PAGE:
"Don't worry, it will click."
Those words were said to me often from the time my very bright son was in pre-K until his 2nd grade year. Yet, for my son, reading never did "just click." The thing that is seldom discussed, beyond the sobering statistics we hear about U.S. 3rd grade reading proficiency rates
, is that for a certain group of children ....reading won't magically click (without a specific type of instruction).
That's the diagnosis we received in October of my son's 2nd grade year when he finally fell far enough behind that the school took my concerns seriously. He has dyslexia. The actual label they told me, at that time, was that he has a specific learning disability
in the area of reading.
Prior to that pivotal moment, I never knew anything about learning disabilities. Yet, now I can tell you all about RTI, OG, IEPs, S-Teams and 504s. I can also tell you that learning disabilities have nothing to do with intelligence, and that it's simply a difference in how the brain processes information. In fact, students with learning disabilities have at least average to sometimes superior IQ levels.
In all of this learning, I also came across sobering statistics, like this one that glared at me from the pages of our public library's newsletter:
"9 years of age is the critical age to retain readers. Research shows that children who do not read proficiently by the end of third grade are four times more likely to leave school without a diploma than proficient readers." ~Early Warning Confirmed, Annie E. Casey Foundation
My son is 9 years old. I just stood staring at that stat for a long time.
Then, I started thinking .....
I thought about my friend's children, Anthony
, both dyslexic, who have been successful in high school and beyond.
I thought about Dustin Henderson
, who graduated as his class Valedictorian and is successful in college now.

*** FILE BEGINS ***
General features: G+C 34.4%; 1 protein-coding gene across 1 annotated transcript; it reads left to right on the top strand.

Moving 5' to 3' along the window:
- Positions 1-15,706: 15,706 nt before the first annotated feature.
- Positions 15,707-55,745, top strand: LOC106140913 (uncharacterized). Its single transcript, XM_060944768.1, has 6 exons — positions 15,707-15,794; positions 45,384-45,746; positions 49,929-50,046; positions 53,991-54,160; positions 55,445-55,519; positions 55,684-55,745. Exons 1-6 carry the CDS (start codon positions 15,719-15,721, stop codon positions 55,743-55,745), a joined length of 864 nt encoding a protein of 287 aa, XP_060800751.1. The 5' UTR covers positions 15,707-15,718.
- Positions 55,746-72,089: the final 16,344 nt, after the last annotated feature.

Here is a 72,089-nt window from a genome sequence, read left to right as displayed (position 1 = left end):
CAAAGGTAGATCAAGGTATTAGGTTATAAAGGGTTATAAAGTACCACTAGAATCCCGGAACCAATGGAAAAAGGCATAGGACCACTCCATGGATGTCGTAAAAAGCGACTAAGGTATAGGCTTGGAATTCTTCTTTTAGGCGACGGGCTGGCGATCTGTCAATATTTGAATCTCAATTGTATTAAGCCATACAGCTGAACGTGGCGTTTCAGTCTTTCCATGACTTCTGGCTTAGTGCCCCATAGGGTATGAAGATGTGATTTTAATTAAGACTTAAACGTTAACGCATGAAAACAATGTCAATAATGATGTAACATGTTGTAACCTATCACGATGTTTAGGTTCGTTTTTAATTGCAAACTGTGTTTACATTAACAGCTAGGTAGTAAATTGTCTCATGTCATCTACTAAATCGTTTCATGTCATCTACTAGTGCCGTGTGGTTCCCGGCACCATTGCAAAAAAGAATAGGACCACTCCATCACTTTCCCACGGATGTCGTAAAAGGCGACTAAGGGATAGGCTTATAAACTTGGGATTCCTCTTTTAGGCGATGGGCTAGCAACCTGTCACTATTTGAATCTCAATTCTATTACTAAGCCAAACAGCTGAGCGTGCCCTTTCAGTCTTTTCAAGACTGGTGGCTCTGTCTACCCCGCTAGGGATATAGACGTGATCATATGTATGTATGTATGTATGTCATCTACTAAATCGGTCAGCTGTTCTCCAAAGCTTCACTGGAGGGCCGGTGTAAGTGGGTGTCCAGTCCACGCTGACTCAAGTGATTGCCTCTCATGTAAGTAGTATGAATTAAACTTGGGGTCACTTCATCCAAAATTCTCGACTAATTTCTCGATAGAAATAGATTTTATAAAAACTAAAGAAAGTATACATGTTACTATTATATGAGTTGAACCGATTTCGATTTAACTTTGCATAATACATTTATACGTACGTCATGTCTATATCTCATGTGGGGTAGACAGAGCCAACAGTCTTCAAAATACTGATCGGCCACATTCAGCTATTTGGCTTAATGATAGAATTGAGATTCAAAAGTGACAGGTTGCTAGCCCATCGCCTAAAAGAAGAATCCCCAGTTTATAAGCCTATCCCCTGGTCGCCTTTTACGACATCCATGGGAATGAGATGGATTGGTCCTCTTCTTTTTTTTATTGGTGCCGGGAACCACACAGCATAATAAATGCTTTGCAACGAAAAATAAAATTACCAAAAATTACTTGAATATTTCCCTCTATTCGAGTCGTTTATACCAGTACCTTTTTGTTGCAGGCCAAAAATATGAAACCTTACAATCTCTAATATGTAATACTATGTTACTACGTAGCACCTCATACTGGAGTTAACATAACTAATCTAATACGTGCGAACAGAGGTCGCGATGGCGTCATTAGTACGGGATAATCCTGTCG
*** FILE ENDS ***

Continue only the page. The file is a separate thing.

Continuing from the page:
I thought about all the kids in our YES! Program
who are proud of their dyslexia, and who are shattering that statistic wide open.
It's going to be okay. It's going to be okay because my family has the tools and knowledge we need for our son to succeed.
I became an Orton-Gillingham tutor (via Ron Yoshimoto
), he gets Wilson Reading
in school, and he has assistive tech like Learning Ally
audiobooks. The kid is also sharp, and his brain moves fast and will take him far, despite the fact that printed words often get in his way. We'll find ways around that.
Interventions, audiobooks and a champion
- that's what he has in place, and that's what more kids need in order to beat those odds.
I think of kids who don't have that. Kids who aren't identified as dyslexic or whose parents simply don't know how to help. Kids whose schools may even refuse to say the word "dyslexia." And I worry about them.
That's why I do the work I do, co-founding Decoding Dyslexia-TN
and working for Learning Ally
, a national non-profit that helps thousands of kids with print disabilities, like dyslexia. It's personal. We must change these statistics, one child at a time. One school at a time.
We'll get there. Together.
* * * * * *
About the author: Julya Johnson is the social media family community leader at Learning Ally. After spending 12 years as a broadcast meteorologist, Julya changed career paths to help children like her own - children who have dyslexia. In 2013, she co-founded Decoding Dyslexia-TN. She's also a graduate of Ron Yoshimoto's OG International program, and is working toward AOGPE associate level certification under Ron's guidance.